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Comment: Re:Oh I live in this world as well (Score 1) 263

by SlowMovingTarget (#48868313) Attached to: The Tech Industry's Legacy: Creating Disposable Employees

The trouble is you've forgotten who's sitting between you and the developers. The developers themselves often don't make the call between fixing a bug or adding a feature. Unhealthy Scrum practices often lead to "stakeholders" usually Product Management or Marketing prioritizing features over defects and technical debt.

I've seen the organizational vertical slice approach work very well in the past, but you have to have management team that enjoys responsibility. Once the company goes down the Matrix-Management path, it's more about spreading blame around and abrogating accountability.

Comment: Concurrency bugs found in highly concurrent langs (Score 1) 217

by SlowMovingTarget (#48317791) Attached to: The Effect of Programming Language On Software Quality

That would make some sense if the projects themselves were intended for highly concurrent operation, thus the choice of language, thus the defects in that category because that's what the code is for.

I will say that the all of those languages have very particular models for concurrency, such that misunderstanding the models can lead to design errors in the code. Harder problems plus clever code often yields brutal bugs.

Comment: Re:I informed you thusly... (Score 1) 410

by SlowMovingTarget (#46832881) Attached to: F.C.C., In Net Neutrality Turnaround, Plans To Allow Fast Lane

You forgot to mention that the Democrats had provisions that allowed the FCC to dictate "balance" for political opinion sites. They tried to sneak in censorship provisions, and a fast-lane (in the deal with Google), in the final version of "Net Neutrality".

There is zero correlation between the name of the proposed law and its effect in practice. If you draft legislation and call it "The Save the Babies Act", then include provisions for removing arsenic regulation in the water supply coupled with a gag order, the law is bad and should be struck down. This is especially true when one side blocks amendments that would fix it (*cough* Democrats). You'll have to suffer the opposition and the media trumpeting about how you "hate babies" and have investments in pitchfork factories, but you really should work to kill that proposed law.

Comment: Re:That popping sound (Score 1) 270

... whereas catestrophic failures of nuclear plants are always going to happen and likely to be injurious to human health. In conclusion I don't think we can conclude that nuclear is safest, I think wind looks safer from those Forbes figures.

Baloney.

Fukushima: Built in the late 60s and early 70s.
Chernobyl: Began operation in the 70s.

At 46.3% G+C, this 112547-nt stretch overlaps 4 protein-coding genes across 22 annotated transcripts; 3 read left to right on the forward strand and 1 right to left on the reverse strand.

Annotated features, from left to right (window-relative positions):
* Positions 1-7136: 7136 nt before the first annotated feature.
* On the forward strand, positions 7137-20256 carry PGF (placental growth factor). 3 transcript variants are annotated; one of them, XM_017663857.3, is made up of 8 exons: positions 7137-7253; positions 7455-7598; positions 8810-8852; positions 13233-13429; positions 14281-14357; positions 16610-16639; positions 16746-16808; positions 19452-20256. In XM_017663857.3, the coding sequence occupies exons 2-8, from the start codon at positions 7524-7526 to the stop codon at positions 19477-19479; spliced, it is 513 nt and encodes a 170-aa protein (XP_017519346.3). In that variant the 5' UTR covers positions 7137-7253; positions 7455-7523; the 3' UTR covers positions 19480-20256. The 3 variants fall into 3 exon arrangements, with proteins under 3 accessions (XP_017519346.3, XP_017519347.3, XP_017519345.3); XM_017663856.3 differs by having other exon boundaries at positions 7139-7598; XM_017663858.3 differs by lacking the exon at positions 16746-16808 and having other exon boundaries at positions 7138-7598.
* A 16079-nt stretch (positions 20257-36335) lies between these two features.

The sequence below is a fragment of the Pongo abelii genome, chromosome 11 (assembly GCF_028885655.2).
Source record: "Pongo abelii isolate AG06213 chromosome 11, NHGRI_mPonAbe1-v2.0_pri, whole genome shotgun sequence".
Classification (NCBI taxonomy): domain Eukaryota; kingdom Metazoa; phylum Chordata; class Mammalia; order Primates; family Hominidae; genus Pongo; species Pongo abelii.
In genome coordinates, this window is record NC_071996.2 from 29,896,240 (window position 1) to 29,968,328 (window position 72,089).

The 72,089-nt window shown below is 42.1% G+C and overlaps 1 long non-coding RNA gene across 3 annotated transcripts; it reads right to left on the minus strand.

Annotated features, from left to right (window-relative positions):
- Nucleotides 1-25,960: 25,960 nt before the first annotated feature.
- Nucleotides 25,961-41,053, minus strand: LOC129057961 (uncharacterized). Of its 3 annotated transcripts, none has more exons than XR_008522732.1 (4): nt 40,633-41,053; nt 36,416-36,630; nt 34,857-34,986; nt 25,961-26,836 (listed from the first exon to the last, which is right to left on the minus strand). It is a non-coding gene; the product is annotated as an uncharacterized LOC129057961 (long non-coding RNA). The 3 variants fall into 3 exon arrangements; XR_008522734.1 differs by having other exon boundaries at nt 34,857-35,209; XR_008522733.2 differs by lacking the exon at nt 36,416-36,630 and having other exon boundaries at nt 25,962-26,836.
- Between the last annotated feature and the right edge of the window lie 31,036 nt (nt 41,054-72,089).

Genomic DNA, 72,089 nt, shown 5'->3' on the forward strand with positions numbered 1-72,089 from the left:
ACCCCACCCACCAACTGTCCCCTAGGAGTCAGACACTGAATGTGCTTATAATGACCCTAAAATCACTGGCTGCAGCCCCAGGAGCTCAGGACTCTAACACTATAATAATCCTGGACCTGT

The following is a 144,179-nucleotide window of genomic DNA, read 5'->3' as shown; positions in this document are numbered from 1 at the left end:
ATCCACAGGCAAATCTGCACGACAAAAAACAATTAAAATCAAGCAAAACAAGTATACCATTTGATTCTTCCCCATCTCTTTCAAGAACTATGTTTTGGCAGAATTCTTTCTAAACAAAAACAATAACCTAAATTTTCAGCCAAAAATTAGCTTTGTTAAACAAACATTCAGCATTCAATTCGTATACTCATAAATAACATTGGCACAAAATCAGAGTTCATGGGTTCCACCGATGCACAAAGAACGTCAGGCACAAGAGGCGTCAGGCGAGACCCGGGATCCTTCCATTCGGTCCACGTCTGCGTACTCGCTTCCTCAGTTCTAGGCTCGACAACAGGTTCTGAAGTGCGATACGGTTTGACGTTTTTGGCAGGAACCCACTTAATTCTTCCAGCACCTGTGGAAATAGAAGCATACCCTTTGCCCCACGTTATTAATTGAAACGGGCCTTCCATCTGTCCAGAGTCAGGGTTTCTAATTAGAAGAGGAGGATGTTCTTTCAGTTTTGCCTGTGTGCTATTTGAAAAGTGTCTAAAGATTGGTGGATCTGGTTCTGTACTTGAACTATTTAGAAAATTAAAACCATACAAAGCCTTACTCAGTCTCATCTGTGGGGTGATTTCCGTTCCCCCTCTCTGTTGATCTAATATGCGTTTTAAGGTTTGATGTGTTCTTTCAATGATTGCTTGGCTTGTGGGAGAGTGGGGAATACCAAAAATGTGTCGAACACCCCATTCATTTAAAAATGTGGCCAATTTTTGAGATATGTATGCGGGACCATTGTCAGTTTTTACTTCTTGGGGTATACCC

Three Mile Island: Constructed in the late 60s and early 70s.

We have far newer designs for nuclear reactors for which it would be physically impossible for them to melt down or fail catastrophically. 40+ years experience in how to do something better can count for an awful lot. For example: http://en.wikipedia.org/wiki/Pebble_bed_modular_reactor

Comment: Re:When Egypt or Libya does it, it's bad, of cours (Score 2) 513

From the EO:

Section 1. Policy. The Federal Government must have the ability to communicate at all times and under all circumstances to carry out its most critical and time sensitive missions. Survivable, resilient, enduring, and effective communications, both domestic and international, are essential to enable the executive branch to communicate within itself and with: the legislative and judicial branches; State, local, territorial, and tribal governments; private sector entities; and the public, allies, and other nations. Such communications must be possible under all circumstances to ensure national security, effectively manage emergencies, and improve national resilience.

So government communication takes precedence over all other kinds of communication.

5.2(e) satisfy priority communications requirements through the use of commercial, Government, and privately owned communications resources, when appropriate;

They can "seize" when this new "committee" decides it's necessary.

He also revokes Reagan's EO which says this:

3.e.1. [the government must] Plan for and provide, operate and maintain telecommunications services and facilities adequate to support the National Command Authorities and to execute the responsibilities assigned by Executive Order No. 12333;

That EO says the government must maintain its own facilities, and outlines war powers and non-war emergency powers, but says the government has to make sure its own crap works in emergencies. This new order says the new "committee" has the authority to ensure that private communications assets work in emergencies so that the government can seize them when such an emergency is declared. The committee also has the authority to decide when such an emergency exists.

No tinfoil required, to see this as another power grab.

Comment: Re:Big bang has nothing to do with it (Score 1) 1276

The problem with the usual derision surrounding this subject is that it's based on a standard interpretation of the English word "day". The actual ancient Hebrew (or Aramaic, I forget which) word in that particular text means "an indefinite period of time". The Bible merely indicates separate periods of time in which those creative acts took place, but gives no actual finite duration for those acts.

Believing the universe was created in 6 24-hour periods is incorrect. Believing that the Bible says the universe was created in 6 literal 24 hour periods is also incorrect.

I think there's a world market for about five computers. -- attr. Thomas J. Watson (Chairman of the Board, IBM), 1943

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